Earth News Journal 18: Overpopulation Controversy

According to The New York Times’ opinion writer Erle Ellis, the increasing population of human beings on Earth will not hinder the amount of available resources.

In fact, Ellis claims those who believe that overpopulation is a threat to this finite world are entirely incorrect.

Even though a limited number of resources remain for other organisms to utilize, Ellis states that “the conditions that sustain humanity are not natural and never have been…[instead,] human populations have used technologies and engineered ecosystems to sustain populations well beyond the capabilities of unaltered ‘natural’ ecosystems.”

He goes on to say, “The idea that humans must live within the natural environmental limits of our planet denies the realities of our entire history.” Ellis firmly argues that human beings “transform ecosystems to sustain ourselves.”

Even though the  current world population is estimated at 7.2 billion, a record number of individuals compared to previous accounts, the author is convinced that with “current industrial technologies, the Food and Agriculture Organization of the United Nations has estimated that the more than nine billion people expected by 2050 as the population nears its peak could be supported as long as necessary investments in infrastructure and conducive trade, anti-poverty and food security policies are in place.” The only limits in this world are “our imaginations and our social systems…the environment will be what we make it.”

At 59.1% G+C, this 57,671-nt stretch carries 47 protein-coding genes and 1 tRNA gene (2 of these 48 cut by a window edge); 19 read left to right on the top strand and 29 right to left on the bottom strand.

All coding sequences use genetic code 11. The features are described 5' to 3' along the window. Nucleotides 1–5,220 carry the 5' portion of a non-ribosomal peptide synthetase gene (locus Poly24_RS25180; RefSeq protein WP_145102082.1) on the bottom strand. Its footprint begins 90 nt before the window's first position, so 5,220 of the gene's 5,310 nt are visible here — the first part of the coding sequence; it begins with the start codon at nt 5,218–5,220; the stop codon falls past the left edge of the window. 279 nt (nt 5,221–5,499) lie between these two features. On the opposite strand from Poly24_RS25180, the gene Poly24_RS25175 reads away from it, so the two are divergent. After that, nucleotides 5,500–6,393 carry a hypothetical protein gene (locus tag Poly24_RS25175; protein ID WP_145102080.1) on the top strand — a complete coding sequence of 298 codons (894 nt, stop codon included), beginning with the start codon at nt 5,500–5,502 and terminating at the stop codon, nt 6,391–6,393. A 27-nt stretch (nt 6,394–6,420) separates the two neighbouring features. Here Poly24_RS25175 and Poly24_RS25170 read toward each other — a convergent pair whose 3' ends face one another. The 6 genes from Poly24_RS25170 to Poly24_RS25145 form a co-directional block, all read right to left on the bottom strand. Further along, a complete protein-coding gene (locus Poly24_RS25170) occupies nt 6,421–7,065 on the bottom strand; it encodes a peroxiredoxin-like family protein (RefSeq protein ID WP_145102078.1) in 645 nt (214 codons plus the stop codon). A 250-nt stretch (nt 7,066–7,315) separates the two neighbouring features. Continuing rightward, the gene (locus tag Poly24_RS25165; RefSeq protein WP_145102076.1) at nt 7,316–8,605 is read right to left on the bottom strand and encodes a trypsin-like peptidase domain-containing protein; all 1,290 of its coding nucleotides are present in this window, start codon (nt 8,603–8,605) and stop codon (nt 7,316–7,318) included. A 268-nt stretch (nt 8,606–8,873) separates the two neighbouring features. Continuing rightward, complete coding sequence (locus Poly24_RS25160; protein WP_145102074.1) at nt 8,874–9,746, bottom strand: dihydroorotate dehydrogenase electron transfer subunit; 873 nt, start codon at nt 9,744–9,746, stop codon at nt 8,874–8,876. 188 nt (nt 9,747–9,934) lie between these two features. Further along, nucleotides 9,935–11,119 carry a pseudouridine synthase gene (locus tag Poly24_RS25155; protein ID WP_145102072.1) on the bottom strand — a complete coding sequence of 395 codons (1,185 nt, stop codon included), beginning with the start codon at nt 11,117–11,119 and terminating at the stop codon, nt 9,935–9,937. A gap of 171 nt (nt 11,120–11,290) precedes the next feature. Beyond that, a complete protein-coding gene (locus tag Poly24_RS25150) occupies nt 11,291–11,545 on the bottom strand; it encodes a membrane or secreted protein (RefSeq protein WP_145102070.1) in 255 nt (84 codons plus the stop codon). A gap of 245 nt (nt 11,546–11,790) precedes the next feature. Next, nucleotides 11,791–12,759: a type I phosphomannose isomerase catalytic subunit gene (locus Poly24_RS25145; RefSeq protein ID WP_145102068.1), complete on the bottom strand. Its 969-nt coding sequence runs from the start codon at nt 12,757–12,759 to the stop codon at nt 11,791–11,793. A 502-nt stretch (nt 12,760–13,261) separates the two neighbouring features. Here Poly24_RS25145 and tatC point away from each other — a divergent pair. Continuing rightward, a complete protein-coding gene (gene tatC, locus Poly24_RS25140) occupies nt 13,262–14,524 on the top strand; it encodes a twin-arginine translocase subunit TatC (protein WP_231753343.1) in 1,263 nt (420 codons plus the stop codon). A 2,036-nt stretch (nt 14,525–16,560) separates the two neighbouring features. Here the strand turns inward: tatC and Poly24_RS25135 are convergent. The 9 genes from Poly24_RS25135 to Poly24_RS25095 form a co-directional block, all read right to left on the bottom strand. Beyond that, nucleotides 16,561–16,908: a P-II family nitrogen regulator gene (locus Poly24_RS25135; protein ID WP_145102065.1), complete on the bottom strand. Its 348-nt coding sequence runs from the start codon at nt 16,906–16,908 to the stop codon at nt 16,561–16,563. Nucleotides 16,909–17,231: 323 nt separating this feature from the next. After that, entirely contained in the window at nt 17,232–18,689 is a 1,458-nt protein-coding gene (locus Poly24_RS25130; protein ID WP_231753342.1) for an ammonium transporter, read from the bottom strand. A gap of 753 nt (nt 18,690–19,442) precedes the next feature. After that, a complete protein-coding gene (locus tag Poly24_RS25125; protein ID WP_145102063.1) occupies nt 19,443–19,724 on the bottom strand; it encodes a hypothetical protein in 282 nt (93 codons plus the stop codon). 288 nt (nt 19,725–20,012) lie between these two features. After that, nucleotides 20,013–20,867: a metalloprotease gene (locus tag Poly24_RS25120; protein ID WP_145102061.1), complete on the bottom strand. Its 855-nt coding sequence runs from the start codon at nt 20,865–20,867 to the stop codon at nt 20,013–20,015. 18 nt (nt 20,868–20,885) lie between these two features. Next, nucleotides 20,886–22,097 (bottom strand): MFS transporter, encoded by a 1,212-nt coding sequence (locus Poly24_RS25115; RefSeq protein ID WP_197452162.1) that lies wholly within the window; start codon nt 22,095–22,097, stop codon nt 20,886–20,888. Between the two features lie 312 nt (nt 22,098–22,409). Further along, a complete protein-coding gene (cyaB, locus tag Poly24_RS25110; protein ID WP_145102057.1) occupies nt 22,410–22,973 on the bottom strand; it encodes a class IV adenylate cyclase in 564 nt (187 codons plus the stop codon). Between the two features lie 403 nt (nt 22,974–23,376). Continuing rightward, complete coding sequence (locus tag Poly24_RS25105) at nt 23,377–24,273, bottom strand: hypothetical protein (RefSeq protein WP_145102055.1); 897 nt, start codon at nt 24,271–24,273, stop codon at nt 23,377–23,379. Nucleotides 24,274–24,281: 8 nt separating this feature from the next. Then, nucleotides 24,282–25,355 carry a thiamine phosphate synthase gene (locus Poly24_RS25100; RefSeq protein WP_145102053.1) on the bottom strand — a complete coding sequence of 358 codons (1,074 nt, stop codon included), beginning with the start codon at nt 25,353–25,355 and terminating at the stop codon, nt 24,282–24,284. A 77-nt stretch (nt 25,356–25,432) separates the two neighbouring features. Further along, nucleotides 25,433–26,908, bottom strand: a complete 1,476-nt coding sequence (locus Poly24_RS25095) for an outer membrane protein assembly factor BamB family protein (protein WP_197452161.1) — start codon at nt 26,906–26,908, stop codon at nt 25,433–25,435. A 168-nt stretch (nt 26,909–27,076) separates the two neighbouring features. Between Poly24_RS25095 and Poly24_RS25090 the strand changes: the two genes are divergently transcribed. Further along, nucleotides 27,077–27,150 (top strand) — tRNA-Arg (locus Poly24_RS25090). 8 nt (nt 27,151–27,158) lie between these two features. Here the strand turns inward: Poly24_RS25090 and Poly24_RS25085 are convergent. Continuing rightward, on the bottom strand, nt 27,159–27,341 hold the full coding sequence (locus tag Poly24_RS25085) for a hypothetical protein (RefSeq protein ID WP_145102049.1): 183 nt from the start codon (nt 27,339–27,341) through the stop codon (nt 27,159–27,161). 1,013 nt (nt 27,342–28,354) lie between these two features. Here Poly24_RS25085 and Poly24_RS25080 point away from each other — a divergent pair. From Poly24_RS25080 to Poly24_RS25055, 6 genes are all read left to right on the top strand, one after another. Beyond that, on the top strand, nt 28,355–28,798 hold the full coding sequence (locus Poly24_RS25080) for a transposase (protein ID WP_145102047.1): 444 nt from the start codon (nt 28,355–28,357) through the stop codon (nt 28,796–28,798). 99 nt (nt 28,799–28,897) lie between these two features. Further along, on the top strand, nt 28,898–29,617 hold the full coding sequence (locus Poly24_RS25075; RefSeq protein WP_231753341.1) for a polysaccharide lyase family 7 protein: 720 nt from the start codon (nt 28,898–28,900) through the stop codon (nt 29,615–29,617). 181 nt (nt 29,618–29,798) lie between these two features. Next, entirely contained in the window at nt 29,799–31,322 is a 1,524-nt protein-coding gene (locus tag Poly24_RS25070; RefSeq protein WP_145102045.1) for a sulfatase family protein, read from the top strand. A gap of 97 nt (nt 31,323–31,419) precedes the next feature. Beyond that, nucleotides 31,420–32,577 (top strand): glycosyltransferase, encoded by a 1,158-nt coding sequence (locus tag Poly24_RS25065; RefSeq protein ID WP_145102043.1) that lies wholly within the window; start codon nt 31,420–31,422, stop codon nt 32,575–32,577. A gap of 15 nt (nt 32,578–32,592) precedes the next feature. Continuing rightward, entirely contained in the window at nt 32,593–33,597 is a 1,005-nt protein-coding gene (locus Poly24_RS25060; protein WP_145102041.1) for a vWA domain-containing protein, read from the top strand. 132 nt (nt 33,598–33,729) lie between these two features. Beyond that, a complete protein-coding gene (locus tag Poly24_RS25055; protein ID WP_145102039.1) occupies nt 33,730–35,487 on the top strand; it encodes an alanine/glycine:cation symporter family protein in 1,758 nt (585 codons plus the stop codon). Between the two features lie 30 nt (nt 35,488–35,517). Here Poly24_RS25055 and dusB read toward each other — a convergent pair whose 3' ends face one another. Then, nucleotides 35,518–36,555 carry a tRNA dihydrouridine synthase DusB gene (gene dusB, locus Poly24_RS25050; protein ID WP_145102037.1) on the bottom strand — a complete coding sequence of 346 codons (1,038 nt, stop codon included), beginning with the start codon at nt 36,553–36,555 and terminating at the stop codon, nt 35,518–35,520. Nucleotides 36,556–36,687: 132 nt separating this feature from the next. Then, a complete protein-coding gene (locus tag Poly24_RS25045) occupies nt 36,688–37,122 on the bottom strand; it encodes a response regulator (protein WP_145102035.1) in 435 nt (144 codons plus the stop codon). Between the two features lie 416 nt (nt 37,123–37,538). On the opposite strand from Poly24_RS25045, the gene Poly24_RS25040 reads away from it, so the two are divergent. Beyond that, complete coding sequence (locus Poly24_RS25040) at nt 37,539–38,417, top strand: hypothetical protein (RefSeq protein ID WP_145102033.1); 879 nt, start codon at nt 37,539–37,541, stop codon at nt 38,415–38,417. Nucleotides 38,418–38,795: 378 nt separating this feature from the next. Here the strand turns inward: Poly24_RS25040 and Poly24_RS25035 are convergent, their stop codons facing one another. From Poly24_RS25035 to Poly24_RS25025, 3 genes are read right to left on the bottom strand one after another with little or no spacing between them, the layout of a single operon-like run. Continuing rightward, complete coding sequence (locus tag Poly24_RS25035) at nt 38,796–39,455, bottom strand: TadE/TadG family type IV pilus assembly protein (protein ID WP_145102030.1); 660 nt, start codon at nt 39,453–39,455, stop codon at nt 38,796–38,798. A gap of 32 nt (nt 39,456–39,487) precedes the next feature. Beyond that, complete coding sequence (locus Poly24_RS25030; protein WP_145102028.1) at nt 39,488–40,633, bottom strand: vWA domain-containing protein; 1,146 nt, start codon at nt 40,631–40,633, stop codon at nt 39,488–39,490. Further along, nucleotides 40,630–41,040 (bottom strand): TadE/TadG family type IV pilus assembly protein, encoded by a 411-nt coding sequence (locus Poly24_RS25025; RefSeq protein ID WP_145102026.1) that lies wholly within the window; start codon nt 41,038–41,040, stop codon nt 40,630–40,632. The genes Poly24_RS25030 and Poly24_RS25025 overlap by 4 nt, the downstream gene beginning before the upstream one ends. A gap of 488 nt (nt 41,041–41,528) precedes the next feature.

Reflection

This entire article infuriated me, in its language, its points of argument, and its absurd belief that human beings have transcended all other species and ecosystems. Ellis’ conviction that we as a species can defy the shackles of nature and rise above the obvious limit of resources and materials present on the Earth is astounding. We depend on the Earth – not the other way around. We as humans can’t engineer everything we need in order to survive. We rely on the sun to provide us with all forms of energy; the sun cannot be commandeered in a laboratory. Ellis seems to be living in a utopia and ignoring the reality of our world today. Entire countries are starving, barely surviving, without proper nourishment and resources. Just because America is mostly content in its resources consumption doesn’t mean the rest of the world is living modestly. This technological and engineering proclivity described by Ellis doesn’t even exist in the present decade – how could we expect it to exist in 2050, with an almost 2 billion increase in the human population? Can the United Nations truly create an entire new system of food production and distribution with nations in turmoil, ecosystems crumbling under man’s omniscient hand, and a world dependent on non-renewable resources? The fantasy devised by Ellis remains unattainable, in my opinion. Human beings have the Earth’s resources and materials at their disposal – that’s it. We can’t scrape off minerals from a distant planet and dump them back on Earth. No – we have only the resources available to us, here and now, and we’re squandering them. Ripping apart rainforests, damming rivers and streams, clogging the oceans with pollutants – if we can’t take care of the Earth as it is today, our population doesn’t stand a chance of survival. We’ll swallow Mother Nature, but she’ll take us down with her. 

Ellis, Erle C. “Overpopulation Is Not the Problem.” The New York Times. N.p., 13 Sept. 2013. Web. 25 Sept. 2013.

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